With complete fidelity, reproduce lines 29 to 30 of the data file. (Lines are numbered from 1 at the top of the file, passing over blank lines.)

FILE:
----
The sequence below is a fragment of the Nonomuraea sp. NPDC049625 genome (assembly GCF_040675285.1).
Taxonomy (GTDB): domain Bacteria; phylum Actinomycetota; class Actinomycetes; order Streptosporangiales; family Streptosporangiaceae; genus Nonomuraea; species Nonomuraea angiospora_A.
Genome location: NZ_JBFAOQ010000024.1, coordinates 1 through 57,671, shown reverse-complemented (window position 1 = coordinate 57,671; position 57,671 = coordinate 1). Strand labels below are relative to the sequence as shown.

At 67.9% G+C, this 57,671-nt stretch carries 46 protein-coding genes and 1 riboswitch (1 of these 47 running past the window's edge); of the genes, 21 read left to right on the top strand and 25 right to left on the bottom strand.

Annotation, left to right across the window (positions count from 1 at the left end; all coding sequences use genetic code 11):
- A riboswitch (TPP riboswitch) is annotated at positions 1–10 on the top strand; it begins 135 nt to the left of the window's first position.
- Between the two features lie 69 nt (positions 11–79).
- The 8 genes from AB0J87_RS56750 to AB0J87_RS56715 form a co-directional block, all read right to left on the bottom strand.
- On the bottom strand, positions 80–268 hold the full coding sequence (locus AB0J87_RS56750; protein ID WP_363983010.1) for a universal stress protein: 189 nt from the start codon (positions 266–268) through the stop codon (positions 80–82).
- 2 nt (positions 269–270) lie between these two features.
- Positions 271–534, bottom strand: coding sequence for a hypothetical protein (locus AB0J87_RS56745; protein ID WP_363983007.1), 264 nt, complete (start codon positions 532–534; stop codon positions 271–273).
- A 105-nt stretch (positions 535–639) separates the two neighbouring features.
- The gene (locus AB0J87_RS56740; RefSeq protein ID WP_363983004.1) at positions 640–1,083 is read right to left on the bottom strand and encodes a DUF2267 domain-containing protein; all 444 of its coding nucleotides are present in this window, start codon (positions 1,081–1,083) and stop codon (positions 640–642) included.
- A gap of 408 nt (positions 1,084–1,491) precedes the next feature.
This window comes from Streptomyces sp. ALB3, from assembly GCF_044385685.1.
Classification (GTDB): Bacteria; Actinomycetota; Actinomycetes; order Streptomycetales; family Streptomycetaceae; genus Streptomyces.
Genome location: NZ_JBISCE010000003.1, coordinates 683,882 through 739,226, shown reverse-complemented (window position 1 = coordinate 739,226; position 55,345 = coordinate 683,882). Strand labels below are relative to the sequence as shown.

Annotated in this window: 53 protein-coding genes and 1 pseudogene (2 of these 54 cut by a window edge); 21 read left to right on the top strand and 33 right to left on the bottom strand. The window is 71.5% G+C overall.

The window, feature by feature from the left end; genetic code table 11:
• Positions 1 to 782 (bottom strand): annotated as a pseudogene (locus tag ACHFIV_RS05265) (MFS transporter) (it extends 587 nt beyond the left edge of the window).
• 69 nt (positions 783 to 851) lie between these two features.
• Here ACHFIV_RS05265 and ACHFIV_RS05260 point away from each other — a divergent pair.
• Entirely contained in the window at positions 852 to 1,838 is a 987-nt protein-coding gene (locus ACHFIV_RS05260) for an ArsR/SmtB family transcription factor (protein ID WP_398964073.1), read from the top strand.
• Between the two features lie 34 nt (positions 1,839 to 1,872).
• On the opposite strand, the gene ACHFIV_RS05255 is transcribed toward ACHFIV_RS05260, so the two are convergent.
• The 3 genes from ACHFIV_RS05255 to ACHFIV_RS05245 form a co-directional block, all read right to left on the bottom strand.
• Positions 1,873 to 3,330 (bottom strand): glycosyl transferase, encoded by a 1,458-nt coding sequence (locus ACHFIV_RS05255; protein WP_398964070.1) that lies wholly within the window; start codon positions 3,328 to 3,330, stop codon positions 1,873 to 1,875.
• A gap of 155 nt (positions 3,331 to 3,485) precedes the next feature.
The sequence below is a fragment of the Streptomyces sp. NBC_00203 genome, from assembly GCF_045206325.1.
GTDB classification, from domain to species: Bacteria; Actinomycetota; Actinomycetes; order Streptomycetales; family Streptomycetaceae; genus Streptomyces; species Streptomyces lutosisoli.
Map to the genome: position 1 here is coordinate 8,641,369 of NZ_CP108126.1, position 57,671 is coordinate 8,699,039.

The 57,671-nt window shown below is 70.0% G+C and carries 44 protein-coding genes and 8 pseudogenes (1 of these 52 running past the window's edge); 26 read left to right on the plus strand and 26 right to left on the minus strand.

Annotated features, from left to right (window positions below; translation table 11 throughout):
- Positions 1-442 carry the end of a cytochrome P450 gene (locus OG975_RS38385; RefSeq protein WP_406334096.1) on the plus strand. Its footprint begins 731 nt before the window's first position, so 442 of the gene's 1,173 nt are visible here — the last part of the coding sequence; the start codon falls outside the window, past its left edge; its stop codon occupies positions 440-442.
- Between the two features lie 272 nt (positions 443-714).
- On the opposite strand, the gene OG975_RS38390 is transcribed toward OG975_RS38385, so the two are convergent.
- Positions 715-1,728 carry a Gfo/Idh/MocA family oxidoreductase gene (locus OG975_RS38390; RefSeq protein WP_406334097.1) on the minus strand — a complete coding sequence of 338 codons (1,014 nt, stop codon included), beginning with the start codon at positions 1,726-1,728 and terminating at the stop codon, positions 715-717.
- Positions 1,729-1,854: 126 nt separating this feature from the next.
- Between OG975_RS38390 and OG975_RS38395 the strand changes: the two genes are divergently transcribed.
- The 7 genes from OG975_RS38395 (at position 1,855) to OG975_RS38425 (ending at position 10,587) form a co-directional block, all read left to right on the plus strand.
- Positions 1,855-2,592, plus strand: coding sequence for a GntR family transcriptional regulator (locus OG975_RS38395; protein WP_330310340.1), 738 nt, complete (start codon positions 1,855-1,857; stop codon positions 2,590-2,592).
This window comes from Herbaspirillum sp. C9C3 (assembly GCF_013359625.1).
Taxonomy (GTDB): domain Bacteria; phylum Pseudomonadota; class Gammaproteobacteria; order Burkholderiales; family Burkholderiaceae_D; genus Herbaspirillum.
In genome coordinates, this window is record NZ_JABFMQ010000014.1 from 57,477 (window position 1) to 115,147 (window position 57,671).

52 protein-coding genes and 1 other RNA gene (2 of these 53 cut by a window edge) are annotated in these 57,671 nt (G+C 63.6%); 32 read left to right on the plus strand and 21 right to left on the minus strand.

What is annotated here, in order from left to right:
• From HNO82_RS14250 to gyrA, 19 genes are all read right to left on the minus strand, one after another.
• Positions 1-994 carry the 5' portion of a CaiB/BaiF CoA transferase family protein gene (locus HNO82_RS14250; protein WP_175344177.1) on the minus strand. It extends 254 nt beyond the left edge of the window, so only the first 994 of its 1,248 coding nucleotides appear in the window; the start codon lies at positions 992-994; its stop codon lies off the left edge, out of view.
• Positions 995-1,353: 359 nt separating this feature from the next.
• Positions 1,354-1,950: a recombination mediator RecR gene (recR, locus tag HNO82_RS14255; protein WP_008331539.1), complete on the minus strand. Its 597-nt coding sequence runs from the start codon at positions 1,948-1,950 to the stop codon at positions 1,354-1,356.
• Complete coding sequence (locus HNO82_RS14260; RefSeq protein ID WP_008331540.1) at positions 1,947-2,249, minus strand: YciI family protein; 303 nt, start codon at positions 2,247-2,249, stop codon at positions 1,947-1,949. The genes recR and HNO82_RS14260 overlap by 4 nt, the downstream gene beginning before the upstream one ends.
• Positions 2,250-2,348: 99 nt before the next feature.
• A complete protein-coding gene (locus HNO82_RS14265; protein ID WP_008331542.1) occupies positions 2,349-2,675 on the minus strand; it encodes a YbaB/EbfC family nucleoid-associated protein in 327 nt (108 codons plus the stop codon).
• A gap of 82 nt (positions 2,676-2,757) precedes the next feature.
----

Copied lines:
The sequence below is a fragment of the Streptomyces sp. NBC_00203 genome, from assembly GCF_045206325.1.
GTDB classification, from domain to species: Bacteria; Actinomycetota; Actinomycetes; order Streptomycetales; family Streptomycetaceae; genus Streptomyces; species Streptomyces lutosisoli.